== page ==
(Route combination number: K-12)
Double slants, also known as a panther concept, are a grouping of one-on-one routes. Again, the TE will clear out the underneath coverage with his slant, while the Z-receiver works behind it. The QB has a simple movement key (hook defender) and that defenders movement quickly defines where the QB will throw the ball. Good coverage can mititage this concept a bit, as the TE route works into quite a bit of wash underneath. Often times paired with a RB flat or swing route to work similar to the Slant concept above.
(Route combination number: K-22)
Also known as a "Depot" concept, this pairs an arrow route from the TE with a post route from the Z-receiver. Initially looking like a slay concept, this pushes the defense vertical. Teams that like to run man coverage will be threatened by bringing the safety down to cover the TE, therefore leaving the Z-receiver in a lot of space against a CB. Pairs well with play action to help suck up the safeties.
(Route combination number: K-18)
The In-Out concept is very effective against single-high defenses. In cover 1 or man coverages, they tend to provide natural rubs. Against cover 3, they tend to stress the underneath coverage and provide easy movement keys for the QB.
(Route combination number: K-12)
Also works as a high-low concept (with sight adjustments to the routes), this in-out look targets the flat defender with an inward breaking route behind and outward breaking route. The TE flat tends to clear out the underneath coverage, who will be looking back at the field. The Curl gets behind the first layer and comes back to the football before they reach the deep third.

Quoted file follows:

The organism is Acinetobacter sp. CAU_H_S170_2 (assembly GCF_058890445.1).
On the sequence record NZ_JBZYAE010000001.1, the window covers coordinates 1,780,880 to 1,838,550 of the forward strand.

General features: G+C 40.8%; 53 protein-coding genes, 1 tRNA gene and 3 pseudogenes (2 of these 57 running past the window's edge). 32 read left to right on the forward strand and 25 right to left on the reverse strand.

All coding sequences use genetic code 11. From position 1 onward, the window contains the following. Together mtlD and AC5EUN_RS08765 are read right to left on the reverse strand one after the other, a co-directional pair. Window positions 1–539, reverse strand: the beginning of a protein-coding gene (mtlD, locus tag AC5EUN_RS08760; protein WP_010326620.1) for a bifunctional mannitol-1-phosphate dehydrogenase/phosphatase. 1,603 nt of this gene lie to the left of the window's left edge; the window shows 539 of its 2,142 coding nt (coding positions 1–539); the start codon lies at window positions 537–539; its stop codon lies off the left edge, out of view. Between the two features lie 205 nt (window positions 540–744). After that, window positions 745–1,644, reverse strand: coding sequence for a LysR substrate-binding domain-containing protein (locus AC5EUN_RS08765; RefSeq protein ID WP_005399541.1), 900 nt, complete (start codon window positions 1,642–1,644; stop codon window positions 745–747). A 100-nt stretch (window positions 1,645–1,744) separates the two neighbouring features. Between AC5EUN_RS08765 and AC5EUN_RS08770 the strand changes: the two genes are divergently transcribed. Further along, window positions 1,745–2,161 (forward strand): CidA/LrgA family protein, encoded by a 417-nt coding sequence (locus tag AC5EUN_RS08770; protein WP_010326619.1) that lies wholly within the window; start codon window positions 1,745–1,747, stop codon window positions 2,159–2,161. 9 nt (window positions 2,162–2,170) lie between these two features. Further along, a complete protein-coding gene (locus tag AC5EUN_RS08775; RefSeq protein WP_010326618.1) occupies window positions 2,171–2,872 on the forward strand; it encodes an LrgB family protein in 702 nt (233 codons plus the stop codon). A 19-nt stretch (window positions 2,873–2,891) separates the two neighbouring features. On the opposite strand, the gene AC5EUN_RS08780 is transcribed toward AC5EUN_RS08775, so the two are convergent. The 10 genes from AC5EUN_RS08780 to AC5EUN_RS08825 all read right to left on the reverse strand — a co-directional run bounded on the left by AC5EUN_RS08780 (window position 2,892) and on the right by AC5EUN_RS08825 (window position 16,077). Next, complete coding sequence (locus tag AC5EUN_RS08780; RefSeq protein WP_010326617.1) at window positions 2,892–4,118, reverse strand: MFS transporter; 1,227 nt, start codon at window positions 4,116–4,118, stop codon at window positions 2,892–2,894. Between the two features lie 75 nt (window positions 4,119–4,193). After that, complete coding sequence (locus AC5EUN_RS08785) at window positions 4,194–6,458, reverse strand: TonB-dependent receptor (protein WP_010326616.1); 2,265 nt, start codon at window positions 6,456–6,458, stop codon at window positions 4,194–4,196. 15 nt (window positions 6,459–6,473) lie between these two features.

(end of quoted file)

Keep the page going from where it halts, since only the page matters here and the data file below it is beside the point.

(Route combination number: K-14)
A vertical stretch concept. The streak from the TE holds the safety inside (the TE will run to open field depending on coverage) and forces single coverage on the outside. Threatening streaks, the CB must respect the vertical threat from the Z-receiver, especially in a man defense or Cover 4. Against Cover 3, the receiver will settle between the underneath coverage and the deep third. Against cover 2 coverage, he can work to the open spot on the field. Pairs well with draw play-action, as this slow developing play action resembles the vertical releases from the receiver, and may help the TE get over the top of the coverage.
(Route combination number: 95)